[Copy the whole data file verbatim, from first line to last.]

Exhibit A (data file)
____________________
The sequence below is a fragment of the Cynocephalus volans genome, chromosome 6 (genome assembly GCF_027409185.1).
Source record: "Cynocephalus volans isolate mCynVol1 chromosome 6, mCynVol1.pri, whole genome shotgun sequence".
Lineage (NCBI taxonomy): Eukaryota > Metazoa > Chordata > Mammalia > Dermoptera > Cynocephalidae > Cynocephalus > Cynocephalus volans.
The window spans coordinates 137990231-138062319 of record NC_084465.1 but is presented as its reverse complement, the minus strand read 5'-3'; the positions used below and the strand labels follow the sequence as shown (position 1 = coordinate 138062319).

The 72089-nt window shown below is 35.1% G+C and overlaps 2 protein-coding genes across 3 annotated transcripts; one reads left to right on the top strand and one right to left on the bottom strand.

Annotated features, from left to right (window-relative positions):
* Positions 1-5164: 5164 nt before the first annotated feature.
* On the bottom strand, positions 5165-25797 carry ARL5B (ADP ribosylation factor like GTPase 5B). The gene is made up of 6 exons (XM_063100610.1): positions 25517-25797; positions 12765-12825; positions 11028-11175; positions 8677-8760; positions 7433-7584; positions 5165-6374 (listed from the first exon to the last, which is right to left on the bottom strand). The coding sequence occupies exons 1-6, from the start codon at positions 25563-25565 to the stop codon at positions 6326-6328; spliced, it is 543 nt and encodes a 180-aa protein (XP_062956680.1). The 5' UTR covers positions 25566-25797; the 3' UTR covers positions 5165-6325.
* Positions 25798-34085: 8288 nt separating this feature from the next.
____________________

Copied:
The sequence below is a fragment of the Cynocephalus volans genome, chromosome 6 (genome assembly GCF_027409185.1).
Source record: "Cynocephalus volans isolate mCynVol1 chromosome 6, mCynVol1.pri, whole genome shotgun sequence".
Lineage (NCBI taxonomy): Eukaryota > Metazoa > Chordata > Mammalia > Dermoptera > Cynocephalidae > Cynocephalus > Cynocephalus volans.
The window spans coordinates 137990231-138062319 of record NC_084465.1 but is presented as its reverse complement, the minus strand read 5'-3'; the positions used below and the strand labels follow the sequence as shown (position 1 = coordinate 138062319).

The 72089-nt window shown below is 35.1% G+C and overlaps 2 protein-coding genes across 3 annotated transcripts; one reads left to right on the top strand and one right to left on the bottom strand.

Annotated features, from left to right (window-relative positions):
* Positions 1-5164: 5164 nt before the first annotated feature.
* On the bottom strand, positions 5165-25797 carry ARL5B (ADP ribosylation factor like GTPase 5B). The gene is made up of 6 exons (XM_063100610.1): positions 25517-25797; positions 12765-12825; positions 11028-11175; positions 8677-8760; positions 7433-7584; positions 5165-6374 (listed from the first exon to the last, which is right to left on the bottom strand). The coding sequence occupies exons 1-6, from the start codon at positions 25563-25565 to the stop codon at positions 6326-6328; spliced, it is 543 nt and encodes a 180-aa protein (XP_062956680.1). The 5' UTR covers positions 25566-25797; the 3' UTR covers positions 5165-6325.
* Positions 25798-34085: 8288 nt separating this feature from the next.